Spatial adhocism - theorising brokerage at state and its margins
Raktim Ray (The Open University )
Paper short abstract:
The research analyses how spatial politics operates through networks of brokerage in Kolkata. It also shows how instead of complete annihilation of people at the margins the state also partially rehabilitates them through adhoc relations.
Paper long abstract:
Understanding of the neoliberal state in the postcolonial world often overlooks the illegibility that the state maintains at its margins. The state deliberately makes its ghostly presence in those sites not only to reinstate hegemony but also to produce new relations and to partially rehabilitate people at the margins for its political survival. This rehabilitation happens through practices of clientelism, negotiations and bargaining where the postcolonial state acts as a facilitator. The research analyses these relations and defines spatial adhocism as reordering of socio-spatial arrangements through these relations. Taking cases of Loomtex jute mill movement and anti-squatter eviction movement in Kolkata, this ethnographic research attempts to develop a typology of spatial adhocism both at the state and its margins. This typology also showcases the infrastructure and resource utilisation strategies that are essential for understanding the politics of brokerage. Here spatial adhocism acts as an apparatus not only to analyse the state's role in brokerage but also portrays how 'networked mobilisation' of power enables people at the margins to exert spatial rights. Finally, the research shows how new subjects and praxis are produced through spatial adhocism for our understanding of the postcolonial state.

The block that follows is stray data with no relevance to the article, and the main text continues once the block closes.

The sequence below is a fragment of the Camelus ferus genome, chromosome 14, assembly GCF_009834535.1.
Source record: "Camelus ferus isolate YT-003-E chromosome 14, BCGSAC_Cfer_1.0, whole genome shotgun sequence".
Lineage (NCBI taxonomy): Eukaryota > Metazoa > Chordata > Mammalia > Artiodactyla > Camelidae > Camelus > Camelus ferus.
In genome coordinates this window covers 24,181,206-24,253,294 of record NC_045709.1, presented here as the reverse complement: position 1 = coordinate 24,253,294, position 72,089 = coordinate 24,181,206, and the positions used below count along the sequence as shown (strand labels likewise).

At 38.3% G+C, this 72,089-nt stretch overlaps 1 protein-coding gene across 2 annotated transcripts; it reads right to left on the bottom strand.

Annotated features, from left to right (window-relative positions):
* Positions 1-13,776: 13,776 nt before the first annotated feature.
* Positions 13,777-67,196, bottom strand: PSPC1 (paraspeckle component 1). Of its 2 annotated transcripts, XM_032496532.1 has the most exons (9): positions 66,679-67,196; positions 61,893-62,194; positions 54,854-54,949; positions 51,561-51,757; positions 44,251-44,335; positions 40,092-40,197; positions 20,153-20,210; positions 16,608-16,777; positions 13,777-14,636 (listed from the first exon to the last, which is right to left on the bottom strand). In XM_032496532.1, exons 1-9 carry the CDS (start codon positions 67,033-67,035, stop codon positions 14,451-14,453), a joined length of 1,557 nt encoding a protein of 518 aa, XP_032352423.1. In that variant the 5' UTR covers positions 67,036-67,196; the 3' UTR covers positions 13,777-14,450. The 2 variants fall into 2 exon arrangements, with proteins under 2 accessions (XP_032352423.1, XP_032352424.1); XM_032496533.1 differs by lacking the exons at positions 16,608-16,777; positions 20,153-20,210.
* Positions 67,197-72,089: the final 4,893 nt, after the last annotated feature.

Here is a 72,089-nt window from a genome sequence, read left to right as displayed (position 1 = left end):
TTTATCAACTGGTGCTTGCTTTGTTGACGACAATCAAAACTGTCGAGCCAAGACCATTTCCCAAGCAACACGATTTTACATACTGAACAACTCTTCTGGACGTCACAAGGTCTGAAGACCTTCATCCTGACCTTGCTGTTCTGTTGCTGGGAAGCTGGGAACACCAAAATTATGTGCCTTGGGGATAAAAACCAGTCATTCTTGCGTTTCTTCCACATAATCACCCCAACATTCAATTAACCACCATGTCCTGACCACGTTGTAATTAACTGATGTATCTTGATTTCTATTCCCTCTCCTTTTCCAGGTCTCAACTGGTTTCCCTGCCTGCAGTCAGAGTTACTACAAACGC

Brokering development [paper and experimental]